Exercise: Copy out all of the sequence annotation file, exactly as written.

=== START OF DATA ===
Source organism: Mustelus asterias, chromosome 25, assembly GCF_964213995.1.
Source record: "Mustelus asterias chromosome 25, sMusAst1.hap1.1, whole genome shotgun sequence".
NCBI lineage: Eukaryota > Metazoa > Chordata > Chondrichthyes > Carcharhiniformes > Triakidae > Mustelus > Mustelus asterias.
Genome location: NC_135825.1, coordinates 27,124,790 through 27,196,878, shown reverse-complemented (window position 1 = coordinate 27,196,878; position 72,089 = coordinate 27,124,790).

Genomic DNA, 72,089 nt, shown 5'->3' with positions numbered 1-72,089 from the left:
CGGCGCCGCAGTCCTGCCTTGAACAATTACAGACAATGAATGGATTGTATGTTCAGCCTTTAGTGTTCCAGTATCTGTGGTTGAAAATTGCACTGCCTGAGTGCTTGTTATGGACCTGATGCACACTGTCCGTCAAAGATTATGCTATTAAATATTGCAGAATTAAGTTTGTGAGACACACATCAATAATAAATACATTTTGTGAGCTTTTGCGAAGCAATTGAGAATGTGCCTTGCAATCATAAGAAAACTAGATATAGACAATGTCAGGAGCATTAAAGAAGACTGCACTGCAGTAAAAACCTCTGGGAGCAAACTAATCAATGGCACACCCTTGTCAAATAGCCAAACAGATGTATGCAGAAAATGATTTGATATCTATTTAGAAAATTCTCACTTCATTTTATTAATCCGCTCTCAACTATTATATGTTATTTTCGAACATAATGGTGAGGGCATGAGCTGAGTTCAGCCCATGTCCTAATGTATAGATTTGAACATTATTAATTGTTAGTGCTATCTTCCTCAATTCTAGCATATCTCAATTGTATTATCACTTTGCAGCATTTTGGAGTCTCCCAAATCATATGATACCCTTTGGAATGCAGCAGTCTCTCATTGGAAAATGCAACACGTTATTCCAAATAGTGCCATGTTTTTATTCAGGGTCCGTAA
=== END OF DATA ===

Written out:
Source organism: Mustelus asterias, chromosome 25, assembly GCF_964213995.1.
Source record: "Mustelus asterias chromosome 25, sMusAst1.hap1.1, whole genome shotgun sequence".
NCBI lineage: Eukaryota > Metazoa > Chordata > Chondrichthyes > Carcharhiniformes > Triakidae > Mustelus > Mustelus asterias.
Genome location: NC_135825.1, coordinates 27,124,790 through 27,196,878, shown reverse-complemented (window position 1 = coordinate 27,196,878; position 72,089 = coordinate 27,124,790).

Genomic DNA, 72,089 nt, shown 5'->3' with positions numbered 1-72,089 from the left:
CGGCGCCGCAGTCCTGCCTTGAACAATTACAGACAATGAATGGATTGTATGTTCAGCCTTTAGTGTTCCAGTATCTGTGGTTGAAAATTGCACTGCCTGAGTGCTTGTTATGGACCTGATGCACACTGTCCGTCAAAGATTATGCTATTAAATATTGCAGAATTAAGTTTGTGAGACACACATCAATAATAAATACATTTTGTGAGCTTTTGCGAAGCAATTGAGAATGTGCCTTGCAATCATAAGAAAACTAGATATAGACAATGTCAGGAGCATTAAAGAAGACTGCACTGCAGTAAAAACCTCTGGGAGCAAACTAATCAATGGCACACCCTTGTCAAATAGCCAAACAGATGTATGCAGAAAATGATTTGATATCTATTTAGAAAATTCTCACTTCATTTTATTAATCCGCTCTCAACTATTATATGTTATTTTCGAACATAATGGTGAGGGCATGAGCTGAGTTCAGCCCATGTCCTAATGTATAGATTTGAACATTATTAATTGTTAGTGCTATCTTCCTCAATTCTAGCATATCTCAATTGTATTATCACTTTGCAGCATTTTGGAGTCTCCCAAATCATATGATACCCTTTGGAATGCAGCAGTCTCTCATTGGAAAATGCAACACGTTATTCCAAATAGTGCCATGTTTTTATTCAGGGTCCGTAA